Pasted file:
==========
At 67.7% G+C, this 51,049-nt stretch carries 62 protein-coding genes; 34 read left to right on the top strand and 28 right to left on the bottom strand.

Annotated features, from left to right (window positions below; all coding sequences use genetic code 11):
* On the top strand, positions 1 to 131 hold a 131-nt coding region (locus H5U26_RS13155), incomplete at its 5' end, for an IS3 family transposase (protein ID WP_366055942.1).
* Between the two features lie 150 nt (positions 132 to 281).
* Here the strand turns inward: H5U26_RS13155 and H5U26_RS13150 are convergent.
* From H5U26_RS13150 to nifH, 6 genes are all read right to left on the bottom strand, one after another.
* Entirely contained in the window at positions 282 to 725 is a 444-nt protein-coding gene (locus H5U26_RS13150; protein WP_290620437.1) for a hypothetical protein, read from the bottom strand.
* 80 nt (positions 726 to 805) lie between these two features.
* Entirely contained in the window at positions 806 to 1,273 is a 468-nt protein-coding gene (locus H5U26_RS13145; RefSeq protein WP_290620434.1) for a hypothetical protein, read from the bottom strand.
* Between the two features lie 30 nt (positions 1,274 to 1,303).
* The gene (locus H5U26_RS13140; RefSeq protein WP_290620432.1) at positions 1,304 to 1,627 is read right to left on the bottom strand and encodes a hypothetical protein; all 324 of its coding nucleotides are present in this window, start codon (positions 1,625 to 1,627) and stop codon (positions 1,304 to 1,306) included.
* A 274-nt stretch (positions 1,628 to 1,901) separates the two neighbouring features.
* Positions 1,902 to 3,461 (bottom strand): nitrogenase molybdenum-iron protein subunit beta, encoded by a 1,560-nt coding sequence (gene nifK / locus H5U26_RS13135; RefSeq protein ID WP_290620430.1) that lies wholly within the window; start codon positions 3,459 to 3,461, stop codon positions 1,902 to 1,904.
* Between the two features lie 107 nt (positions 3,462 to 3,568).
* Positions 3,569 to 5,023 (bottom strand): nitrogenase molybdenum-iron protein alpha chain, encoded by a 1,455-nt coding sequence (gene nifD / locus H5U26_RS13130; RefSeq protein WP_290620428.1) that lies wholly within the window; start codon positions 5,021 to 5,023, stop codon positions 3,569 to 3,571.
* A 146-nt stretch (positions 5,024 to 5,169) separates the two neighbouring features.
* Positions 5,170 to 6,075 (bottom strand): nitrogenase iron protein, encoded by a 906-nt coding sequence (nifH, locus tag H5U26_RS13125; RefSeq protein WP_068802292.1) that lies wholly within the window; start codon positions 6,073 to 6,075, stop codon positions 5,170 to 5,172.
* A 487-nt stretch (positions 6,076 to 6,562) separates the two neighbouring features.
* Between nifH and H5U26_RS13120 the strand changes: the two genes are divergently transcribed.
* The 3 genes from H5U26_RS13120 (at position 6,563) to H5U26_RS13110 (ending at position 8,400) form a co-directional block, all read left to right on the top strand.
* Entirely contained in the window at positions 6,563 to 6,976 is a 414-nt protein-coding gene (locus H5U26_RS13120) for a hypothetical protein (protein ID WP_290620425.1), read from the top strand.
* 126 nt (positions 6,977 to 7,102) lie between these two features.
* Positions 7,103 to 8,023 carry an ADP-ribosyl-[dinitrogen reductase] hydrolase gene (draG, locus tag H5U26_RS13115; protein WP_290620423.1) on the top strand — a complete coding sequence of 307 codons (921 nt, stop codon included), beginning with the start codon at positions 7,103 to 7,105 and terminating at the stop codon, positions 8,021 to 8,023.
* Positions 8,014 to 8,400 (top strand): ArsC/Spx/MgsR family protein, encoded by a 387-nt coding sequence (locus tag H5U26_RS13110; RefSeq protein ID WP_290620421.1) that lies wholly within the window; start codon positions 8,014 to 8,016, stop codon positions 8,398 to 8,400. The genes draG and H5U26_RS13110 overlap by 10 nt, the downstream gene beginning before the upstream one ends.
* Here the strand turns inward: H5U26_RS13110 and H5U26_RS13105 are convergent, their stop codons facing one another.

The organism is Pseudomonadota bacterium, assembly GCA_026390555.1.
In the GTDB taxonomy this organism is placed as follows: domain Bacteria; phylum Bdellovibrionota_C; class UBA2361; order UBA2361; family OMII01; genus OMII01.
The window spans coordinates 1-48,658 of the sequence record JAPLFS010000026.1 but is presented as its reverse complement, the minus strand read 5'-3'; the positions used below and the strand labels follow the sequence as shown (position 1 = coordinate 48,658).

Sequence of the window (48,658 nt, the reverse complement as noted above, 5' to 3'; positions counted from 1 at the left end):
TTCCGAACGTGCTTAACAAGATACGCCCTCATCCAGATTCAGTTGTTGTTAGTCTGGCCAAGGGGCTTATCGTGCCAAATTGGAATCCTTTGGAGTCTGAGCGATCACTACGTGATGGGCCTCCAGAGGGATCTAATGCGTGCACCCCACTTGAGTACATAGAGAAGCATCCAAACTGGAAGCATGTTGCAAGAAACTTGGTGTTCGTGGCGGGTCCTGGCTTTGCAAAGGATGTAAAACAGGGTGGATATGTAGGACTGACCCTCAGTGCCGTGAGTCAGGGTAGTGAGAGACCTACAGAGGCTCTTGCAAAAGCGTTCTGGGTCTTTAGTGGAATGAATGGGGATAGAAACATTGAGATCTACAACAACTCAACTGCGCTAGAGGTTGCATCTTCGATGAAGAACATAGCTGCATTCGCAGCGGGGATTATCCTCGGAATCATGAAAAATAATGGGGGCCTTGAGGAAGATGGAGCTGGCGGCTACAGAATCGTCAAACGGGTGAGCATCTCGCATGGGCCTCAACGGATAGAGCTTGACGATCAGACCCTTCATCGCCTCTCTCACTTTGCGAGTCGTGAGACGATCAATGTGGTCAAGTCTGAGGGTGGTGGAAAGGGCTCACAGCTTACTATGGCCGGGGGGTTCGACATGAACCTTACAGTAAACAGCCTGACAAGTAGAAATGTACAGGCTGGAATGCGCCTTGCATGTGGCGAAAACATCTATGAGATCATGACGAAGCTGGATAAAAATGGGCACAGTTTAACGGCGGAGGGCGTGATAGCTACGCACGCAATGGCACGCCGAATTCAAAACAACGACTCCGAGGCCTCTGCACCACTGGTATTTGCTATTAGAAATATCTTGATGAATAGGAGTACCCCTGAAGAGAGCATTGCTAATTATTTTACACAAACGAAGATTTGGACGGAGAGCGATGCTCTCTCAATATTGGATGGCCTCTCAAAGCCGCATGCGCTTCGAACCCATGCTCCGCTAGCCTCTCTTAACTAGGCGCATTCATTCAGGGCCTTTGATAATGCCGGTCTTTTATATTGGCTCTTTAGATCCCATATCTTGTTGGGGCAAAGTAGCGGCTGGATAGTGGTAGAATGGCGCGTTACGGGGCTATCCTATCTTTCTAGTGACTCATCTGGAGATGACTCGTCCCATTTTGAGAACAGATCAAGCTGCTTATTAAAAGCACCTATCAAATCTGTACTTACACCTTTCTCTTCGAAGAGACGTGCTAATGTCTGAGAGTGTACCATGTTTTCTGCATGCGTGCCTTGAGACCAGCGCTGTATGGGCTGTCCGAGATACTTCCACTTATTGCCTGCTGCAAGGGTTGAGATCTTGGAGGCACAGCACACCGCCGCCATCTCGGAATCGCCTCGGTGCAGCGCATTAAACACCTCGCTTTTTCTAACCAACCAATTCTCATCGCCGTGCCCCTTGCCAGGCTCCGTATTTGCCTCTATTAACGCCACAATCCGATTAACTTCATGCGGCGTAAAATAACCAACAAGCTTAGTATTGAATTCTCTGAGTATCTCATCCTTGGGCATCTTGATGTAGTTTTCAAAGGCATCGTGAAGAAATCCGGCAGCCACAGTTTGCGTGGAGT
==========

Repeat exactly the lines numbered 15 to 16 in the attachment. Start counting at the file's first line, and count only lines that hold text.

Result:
* Positions 3,569 to 5,023 (bottom strand): nitrogenase molybdenum-iron protein alpha chain, encoded by a 1,455-nt coding sequence (gene nifD / locus H5U26_RS13130; RefSeq protein WP_290620428.1) that lies wholly within the window; start codon positions 5,021 to 5,023, stop codon positions 3,569 to 3,571.
* A 146-nt stretch (positions 5,024 to 5,169) separates the two neighbouring features.